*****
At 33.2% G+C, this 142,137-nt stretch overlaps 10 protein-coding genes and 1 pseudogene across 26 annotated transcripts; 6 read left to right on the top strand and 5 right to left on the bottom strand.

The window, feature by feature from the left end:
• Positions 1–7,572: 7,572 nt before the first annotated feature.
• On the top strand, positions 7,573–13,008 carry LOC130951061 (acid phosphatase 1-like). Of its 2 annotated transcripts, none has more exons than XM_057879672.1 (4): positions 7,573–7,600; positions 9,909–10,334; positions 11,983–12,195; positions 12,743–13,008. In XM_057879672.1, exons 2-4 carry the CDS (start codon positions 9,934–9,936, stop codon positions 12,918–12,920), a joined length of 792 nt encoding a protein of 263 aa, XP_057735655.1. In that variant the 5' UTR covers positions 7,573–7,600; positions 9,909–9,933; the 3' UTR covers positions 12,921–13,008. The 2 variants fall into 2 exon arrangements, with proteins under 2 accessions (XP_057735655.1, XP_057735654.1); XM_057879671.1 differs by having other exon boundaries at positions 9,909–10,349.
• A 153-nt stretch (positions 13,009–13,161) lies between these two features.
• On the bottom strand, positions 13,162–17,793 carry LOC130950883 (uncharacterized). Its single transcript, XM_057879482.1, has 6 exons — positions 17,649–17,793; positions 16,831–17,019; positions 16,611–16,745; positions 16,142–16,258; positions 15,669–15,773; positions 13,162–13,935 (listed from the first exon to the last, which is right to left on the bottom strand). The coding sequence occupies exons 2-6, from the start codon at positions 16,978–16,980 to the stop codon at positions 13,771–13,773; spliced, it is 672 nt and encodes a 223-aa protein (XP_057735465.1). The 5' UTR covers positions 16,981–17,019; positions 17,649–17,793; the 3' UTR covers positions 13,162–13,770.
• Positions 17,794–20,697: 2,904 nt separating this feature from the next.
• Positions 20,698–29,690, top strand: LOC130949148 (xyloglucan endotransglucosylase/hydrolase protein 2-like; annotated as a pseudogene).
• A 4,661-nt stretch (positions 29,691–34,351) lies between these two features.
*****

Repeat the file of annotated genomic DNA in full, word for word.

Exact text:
At 33.2% G+C, this 142,137-nt stretch overlaps 10 protein-coding genes and 1 pseudogene across 26 annotated transcripts; 6 read left to right on the top strand and 5 right to left on the bottom strand.

The window, feature by feature from the left end:
• Positions 1–7,572: 7,572 nt before the first annotated feature.
• On the top strand, positions 7,573–13,008 carry LOC130951061 (acid phosphatase 1-like). Of its 2 annotated transcripts, none has more exons than XM_057879672.1 (4): positions 7,573–7,600; positions 9,909–10,334; positions 11,983–12,195; positions 12,743–13,008. In XM_057879672.1, exons 2-4 carry the CDS (start codon positions 9,934–9,936, stop codon positions 12,918–12,920), a joined length of 792 nt encoding a protein of 263 aa, XP_057735655.1. In that variant the 5' UTR covers positions 7,573–7,600; positions 9,909–9,933; the 3' UTR covers positions 12,921–13,008. The 2 variants fall into 2 exon arrangements, with proteins under 2 accessions (XP_057735655.1, XP_057735654.1); XM_057879671.1 differs by having other exon boundaries at positions 9,909–10,349.
• A 153-nt stretch (positions 13,009–13,161) lies between these two features.
• On the bottom strand, positions 13,162–17,793 carry LOC130950883 (uncharacterized). Its single transcript, XM_057879482.1, has 6 exons — positions 17,649–17,793; positions 16,831–17,019; positions 16,611–16,745; positions 16,142–16,258; positions 15,669–15,773; positions 13,162–13,935 (listed from the first exon to the last, which is right to left on the bottom strand). The coding sequence occupies exons 2-6, from the start codon at positions 16,978–16,980 to the stop codon at positions 13,771–13,773; spliced, it is 672 nt and encodes a 223-aa protein (XP_057735465.1). The 5' UTR covers positions 16,981–17,019; positions 17,649–17,793; the 3' UTR covers positions 13,162–13,770.
• Positions 17,794–20,697: 2,904 nt separating this feature from the next.
• Positions 20,698–29,690, top strand: LOC130949148 (xyloglucan endotransglucosylase/hydrolase protein 2-like; annotated as a pseudogene).
• A 4,661-nt stretch (positions 29,691–34,351) lies between these two features.